Credit unions have been interested in working with fintech providers for quite some time. However, lingering concerns that fintechs, aka “digital disruptors,” would create more competition for traditional financial services providers made them hesitant. Then the pandemic started. Consumers and businesses became digital converts nearly overnight. This meant that credit unions had to fast-track digital projects to keep up with their member’s needs.
Some larger credit unions can develop digital solutions in-house, so they don’t have to worry about which provider will fit their needs. Many smaller institutions, however, need a fintech’s expertise to make progress. As they look for the right fit, they need to vet those potential partnerships properly. A good collaboration will give them access to more products and services, improved customer interfaces and reduced friction points. It could also lead to lower overhead over time.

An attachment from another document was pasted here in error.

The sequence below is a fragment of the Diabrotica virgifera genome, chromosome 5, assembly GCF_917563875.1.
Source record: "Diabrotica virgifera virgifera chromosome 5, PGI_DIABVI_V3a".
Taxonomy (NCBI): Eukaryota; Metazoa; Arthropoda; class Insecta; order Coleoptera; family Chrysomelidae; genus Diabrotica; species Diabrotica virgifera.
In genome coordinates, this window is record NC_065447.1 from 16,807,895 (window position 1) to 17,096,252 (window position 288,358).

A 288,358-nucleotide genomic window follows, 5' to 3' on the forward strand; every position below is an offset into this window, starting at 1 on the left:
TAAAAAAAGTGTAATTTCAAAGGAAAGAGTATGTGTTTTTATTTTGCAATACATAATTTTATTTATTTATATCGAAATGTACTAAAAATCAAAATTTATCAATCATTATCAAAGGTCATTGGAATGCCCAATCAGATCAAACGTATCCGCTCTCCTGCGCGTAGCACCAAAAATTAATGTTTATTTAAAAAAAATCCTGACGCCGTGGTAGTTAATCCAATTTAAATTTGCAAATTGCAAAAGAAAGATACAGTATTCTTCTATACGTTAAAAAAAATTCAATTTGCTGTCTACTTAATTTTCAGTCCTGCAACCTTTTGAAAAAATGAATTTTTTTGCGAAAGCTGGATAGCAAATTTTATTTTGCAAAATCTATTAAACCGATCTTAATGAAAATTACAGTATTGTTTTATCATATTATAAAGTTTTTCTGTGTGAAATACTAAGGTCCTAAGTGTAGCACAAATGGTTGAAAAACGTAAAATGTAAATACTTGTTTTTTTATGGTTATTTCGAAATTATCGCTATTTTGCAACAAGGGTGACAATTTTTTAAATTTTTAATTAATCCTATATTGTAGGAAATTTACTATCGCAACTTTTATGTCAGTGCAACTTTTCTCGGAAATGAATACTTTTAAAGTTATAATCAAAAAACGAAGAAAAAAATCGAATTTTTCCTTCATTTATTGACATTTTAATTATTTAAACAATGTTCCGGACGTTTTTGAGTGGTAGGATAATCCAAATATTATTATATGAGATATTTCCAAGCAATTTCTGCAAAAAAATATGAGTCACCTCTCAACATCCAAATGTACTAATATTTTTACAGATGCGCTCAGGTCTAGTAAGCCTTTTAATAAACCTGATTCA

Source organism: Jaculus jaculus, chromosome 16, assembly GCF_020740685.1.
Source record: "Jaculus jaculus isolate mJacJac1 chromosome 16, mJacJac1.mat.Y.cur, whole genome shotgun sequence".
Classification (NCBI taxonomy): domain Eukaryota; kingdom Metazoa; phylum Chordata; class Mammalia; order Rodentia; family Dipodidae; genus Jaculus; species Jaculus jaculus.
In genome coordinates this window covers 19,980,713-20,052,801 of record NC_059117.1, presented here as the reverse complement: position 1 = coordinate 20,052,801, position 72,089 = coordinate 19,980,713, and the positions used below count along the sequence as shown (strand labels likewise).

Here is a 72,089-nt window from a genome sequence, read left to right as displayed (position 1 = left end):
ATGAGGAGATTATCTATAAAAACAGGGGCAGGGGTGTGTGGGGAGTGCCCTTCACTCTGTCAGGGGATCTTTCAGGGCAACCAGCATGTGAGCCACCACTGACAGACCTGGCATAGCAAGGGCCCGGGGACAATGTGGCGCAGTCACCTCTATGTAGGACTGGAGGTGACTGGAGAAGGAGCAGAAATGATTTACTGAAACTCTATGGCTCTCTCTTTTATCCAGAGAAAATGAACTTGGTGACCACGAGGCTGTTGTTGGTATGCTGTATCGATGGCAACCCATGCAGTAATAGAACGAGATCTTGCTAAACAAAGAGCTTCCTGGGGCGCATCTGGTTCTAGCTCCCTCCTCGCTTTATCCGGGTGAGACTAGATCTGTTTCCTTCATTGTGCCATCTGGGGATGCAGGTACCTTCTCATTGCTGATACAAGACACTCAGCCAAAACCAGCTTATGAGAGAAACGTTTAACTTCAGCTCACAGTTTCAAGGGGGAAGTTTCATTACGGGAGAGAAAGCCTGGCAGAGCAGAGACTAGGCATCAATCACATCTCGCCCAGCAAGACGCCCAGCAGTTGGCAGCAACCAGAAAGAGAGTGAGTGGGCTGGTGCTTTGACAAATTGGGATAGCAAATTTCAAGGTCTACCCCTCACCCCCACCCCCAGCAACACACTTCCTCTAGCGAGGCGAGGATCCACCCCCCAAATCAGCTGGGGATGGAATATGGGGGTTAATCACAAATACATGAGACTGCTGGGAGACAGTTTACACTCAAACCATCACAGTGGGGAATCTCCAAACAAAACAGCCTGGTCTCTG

On the other hand, a bad partnership could lead to reputational risk, inability to comply with regulatory requirements and missed member needs. To help protect against this, here are six steps the decision-makers should follow while conducting thorough due diligence:
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